World unites in Warsaw to “move mountains” for authors’ rights at 2018 CISAC General Assembly
“CISAC is all about teamwork. Together, we can move mountains.” Those were the words of CISAC President Jean-Michel Jarre in welcoming authors and collective management societies to Warsaw on June 1st. The CISAC General Assembly is the pinnacle moment of the year to come together, review past work on behalf of authors and set the stage for the upcoming campaigns and activities to push creators’ rights to new levels. The 2018 annual meeting was hosted by Poland’s ZAiKS; a founding member of the confederation currently celebrating their 100-year anniversary.
The assembly was opened by CISAC Board of Directors Chairperson and SOCAN CEO Eric Baptiste, who reiterated the underlying mission of the confederation in light of the digital era: “You creators power the software of the creative economy. We are here in this room and our own offices to make sure that the creators of fantastic entertainment and culture be fairly compensated.” CISAC is in the midst of several campaigns to bring fairness in the modern era, including the transfer of value, updating private copying legislation and bringing new remuneration rights for audiovisual authors for online use, as well as to the structure of the industries themselves by pressing for greater gender equality.
In his address, Jean-Michel Jarre emphasised the need for fairness, stating, “Authors and creators are shaping the future. We are friends of technology. We are depending and keen on technology.” However, he followed by stating, “The worst form of censorship is not paying creators for their works.” This was why Jarre reiterated, “More than ever, we need to speak with one voice. Keep making noise."
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During his introductory address, ZAiKS Vice President Miłosz Bembinow welcomed everyone to the country before presenting ZAiKS and its 100-year history in a short video. Afterwards, Poland’s Undersecretary of State Paweł Lewandowski, speaking to the world’s societies, updated that the country will push forward with aligning Poland’s legislation to the rest of the European Union to make sure authors receive compensation with private copying.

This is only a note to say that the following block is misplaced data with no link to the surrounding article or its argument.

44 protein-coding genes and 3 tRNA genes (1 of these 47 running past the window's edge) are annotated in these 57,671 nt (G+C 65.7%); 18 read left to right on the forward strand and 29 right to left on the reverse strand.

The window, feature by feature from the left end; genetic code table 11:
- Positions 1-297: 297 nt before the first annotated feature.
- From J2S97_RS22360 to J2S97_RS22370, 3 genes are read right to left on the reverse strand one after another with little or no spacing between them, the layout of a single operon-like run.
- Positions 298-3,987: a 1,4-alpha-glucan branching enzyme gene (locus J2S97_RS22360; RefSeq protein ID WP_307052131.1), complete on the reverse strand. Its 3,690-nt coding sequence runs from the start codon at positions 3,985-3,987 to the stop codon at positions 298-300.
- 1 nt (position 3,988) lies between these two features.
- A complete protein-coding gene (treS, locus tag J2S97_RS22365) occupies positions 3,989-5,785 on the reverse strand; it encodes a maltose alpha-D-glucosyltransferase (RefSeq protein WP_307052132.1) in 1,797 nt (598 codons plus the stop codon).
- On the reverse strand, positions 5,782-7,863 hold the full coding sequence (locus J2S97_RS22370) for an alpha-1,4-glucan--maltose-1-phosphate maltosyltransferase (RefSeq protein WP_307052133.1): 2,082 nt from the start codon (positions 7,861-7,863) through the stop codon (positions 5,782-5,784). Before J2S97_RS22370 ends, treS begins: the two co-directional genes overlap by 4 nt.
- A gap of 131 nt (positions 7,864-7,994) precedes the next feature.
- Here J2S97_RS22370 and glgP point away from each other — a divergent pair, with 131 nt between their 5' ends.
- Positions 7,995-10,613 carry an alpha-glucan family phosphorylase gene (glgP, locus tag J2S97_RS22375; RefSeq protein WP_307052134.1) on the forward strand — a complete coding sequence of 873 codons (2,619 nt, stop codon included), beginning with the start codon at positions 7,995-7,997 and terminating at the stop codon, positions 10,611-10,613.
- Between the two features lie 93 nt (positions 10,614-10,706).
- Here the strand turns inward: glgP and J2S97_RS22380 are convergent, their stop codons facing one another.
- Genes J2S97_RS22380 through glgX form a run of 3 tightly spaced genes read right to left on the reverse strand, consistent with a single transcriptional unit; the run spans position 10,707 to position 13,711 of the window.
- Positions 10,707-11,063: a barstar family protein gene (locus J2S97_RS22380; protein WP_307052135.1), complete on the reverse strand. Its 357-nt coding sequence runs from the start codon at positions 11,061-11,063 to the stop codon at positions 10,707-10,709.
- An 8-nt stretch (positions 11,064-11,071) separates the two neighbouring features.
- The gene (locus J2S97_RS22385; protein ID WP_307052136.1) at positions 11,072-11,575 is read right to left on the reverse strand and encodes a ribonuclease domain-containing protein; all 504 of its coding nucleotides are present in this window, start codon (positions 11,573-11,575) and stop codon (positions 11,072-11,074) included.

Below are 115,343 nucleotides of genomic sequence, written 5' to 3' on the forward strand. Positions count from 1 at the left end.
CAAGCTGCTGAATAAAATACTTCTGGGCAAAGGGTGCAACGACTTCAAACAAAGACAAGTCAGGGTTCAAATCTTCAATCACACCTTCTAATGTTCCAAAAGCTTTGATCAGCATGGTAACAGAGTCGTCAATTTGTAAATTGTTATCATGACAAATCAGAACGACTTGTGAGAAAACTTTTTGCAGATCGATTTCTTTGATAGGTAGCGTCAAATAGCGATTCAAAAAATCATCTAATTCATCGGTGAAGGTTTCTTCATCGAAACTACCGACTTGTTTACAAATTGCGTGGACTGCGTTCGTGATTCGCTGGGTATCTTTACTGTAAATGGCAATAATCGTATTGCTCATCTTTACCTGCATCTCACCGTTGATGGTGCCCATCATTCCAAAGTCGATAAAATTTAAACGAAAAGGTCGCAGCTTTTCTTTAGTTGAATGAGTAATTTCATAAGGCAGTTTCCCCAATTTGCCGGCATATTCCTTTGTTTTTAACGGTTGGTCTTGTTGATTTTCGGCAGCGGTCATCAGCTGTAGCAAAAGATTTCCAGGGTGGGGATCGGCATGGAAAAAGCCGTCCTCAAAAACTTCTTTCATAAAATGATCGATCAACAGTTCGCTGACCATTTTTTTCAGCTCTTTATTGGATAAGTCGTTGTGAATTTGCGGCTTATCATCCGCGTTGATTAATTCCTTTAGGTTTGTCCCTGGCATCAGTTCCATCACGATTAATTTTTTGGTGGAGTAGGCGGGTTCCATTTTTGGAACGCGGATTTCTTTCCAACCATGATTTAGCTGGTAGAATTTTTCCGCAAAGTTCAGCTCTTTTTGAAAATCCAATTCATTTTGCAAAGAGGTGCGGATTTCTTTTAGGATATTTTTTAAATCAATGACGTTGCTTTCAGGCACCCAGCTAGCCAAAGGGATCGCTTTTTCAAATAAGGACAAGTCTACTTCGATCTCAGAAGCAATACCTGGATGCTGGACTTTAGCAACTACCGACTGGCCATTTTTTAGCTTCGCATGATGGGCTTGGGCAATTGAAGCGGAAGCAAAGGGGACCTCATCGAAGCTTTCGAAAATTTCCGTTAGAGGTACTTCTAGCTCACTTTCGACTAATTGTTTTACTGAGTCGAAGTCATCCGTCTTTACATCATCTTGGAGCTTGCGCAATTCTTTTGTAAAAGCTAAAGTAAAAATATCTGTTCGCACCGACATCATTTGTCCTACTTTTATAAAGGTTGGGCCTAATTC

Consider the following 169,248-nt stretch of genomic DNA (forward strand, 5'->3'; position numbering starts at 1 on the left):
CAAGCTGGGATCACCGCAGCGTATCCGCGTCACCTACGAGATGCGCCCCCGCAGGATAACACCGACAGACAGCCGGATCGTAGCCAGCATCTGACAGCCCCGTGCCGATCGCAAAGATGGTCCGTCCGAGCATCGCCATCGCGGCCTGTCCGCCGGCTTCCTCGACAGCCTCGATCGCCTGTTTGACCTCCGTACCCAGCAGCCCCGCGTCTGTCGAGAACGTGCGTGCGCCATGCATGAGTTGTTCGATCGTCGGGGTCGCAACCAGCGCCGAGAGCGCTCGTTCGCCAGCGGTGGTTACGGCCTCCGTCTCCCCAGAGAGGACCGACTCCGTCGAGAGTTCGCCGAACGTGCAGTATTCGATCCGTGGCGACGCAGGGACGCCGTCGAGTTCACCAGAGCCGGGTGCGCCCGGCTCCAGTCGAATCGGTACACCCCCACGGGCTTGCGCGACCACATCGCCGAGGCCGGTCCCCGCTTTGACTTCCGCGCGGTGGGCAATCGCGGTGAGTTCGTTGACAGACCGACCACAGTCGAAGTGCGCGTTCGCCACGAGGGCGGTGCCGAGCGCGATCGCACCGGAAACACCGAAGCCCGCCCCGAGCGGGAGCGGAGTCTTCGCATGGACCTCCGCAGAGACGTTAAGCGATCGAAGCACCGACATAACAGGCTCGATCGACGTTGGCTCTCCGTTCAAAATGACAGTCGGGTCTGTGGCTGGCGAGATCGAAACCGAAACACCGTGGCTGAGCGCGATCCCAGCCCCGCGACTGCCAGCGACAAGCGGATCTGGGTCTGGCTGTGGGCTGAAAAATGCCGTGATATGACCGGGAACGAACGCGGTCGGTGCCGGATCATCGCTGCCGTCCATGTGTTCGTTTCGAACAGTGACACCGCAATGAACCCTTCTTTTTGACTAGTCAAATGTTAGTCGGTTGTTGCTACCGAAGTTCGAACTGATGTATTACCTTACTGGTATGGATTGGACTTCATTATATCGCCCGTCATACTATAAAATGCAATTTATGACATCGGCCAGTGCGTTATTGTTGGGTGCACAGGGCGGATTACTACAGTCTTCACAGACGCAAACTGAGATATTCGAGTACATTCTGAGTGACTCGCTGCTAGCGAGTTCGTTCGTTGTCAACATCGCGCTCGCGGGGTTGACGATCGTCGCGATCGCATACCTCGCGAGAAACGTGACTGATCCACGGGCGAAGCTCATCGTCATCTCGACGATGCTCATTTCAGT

Afterwards, CISAC Director General Gadi Oron laid the groundwork for the assembly’s agenda. He explained the proposals (subsequently endorsed by the GA) to adapt the membership criteria of CISAC which have been the fruit of 3 years intense work by CISAC and societies. “This has been a critical exercise for all of us. It is not just about defining who will be a member of CISAC. It is about defining our futureidentity as an international organisation and showing leadership in our field,” noting the exceptional progress in lobbying with three major CISAC-commissioned global studies launched in the last 12 months. The Liebowitz economic study analysing the impact of safe harbours focused on the issue of transfer of value. It identified the problem that safe harbour legislation, drawn up 25 years ago, is “massively profiting tech giants at the expense of creators.”
For directors and screenwriters, the recent CISAC AV Remuneration Study reflected the successful collaboration with Writers & Directors Worldwide (W&DW) and the Society of Audiovisual Authors (SAA). It analysed global legislation to support reforms for bringing fair payment to these authors. Jean-Michel Jarre underscored, “It is an injustice for screenwriters and directors to not have fair negotiating rights”, particularly with the rise of online services.